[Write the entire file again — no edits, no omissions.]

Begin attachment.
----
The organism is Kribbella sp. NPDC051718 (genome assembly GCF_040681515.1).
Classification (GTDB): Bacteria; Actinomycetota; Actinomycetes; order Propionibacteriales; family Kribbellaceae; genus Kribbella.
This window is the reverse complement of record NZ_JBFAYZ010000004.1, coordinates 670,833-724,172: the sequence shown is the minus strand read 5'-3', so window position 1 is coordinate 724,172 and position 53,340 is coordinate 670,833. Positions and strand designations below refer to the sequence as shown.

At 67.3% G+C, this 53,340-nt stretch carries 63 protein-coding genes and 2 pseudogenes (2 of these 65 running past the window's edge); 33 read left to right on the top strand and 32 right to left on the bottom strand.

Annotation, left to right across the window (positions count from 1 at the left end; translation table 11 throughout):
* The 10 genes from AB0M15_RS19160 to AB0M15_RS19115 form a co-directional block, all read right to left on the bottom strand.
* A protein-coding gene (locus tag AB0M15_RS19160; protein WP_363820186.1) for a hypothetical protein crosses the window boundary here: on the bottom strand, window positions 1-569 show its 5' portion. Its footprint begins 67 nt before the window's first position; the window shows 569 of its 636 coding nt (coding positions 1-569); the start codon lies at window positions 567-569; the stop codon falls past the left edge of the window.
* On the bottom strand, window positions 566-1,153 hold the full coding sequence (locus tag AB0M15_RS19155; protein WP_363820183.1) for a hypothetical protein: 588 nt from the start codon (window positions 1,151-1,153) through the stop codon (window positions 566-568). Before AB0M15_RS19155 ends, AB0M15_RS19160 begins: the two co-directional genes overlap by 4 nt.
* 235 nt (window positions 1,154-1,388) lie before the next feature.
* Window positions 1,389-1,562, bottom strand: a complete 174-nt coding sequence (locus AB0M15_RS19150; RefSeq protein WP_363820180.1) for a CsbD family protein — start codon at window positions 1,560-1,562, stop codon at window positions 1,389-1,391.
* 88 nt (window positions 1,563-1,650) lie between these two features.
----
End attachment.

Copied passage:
The organism is Kribbella sp. NPDC051718 (genome assembly GCF_040681515.1).
Classification (GTDB): Bacteria; Actinomycetota; Actinomycetes; order Propionibacteriales; family Kribbellaceae; genus Kribbella.
This window is the reverse complement of record NZ_JBFAYZ010000004.1, coordinates 670,833-724,172: the sequence shown is the minus strand read 5'-3', so window position 1 is coordinate 724,172 and position 53,340 is coordinate 670,833. Positions and strand designations below refer to the sequence as shown.

At 67.3% G+C, this 53,340-nt stretch carries 63 protein-coding genes and 2 pseudogenes (2 of these 65 running past the window's edge); 33 read left to right on the top strand and 32 right to left on the bottom strand.

Annotation, left to right across the window (positions count from 1 at the left end; translation table 11 throughout):
* The 10 genes from AB0M15_RS19160 to AB0M15_RS19115 form a co-directional block, all read right to left on the bottom strand.
* A protein-coding gene (locus tag AB0M15_RS19160; protein WP_363820186.1) for a hypothetical protein crosses the window boundary here: on the bottom strand, window positions 1-569 show its 5' portion. Its footprint begins 67 nt before the window's first position; the window shows 569 of its 636 coding nt (coding positions 1-569); the start codon lies at window positions 567-569; the stop codon falls past the left edge of the window.
* On the bottom strand, window positions 566-1,153 hold the full coding sequence (locus tag AB0M15_RS19155; protein WP_363820183.1) for a hypothetical protein: 588 nt from the start codon (window positions 1,151-1,153) through the stop codon (window positions 566-568). Before AB0M15_RS19155 ends, AB0M15_RS19160 begins: the two co-directional genes overlap by 4 nt.
* 235 nt (window positions 1,154-1,388) lie before the next feature.
* Window positions 1,389-1,562, bottom strand: a complete 174-nt coding sequence (locus AB0M15_RS19150; RefSeq protein WP_363820180.1) for a CsbD family protein — start codon at window positions 1,560-1,562, stop codon at window positions 1,389-1,391.
* 88 nt (window positions 1,563-1,650) lie between these two features.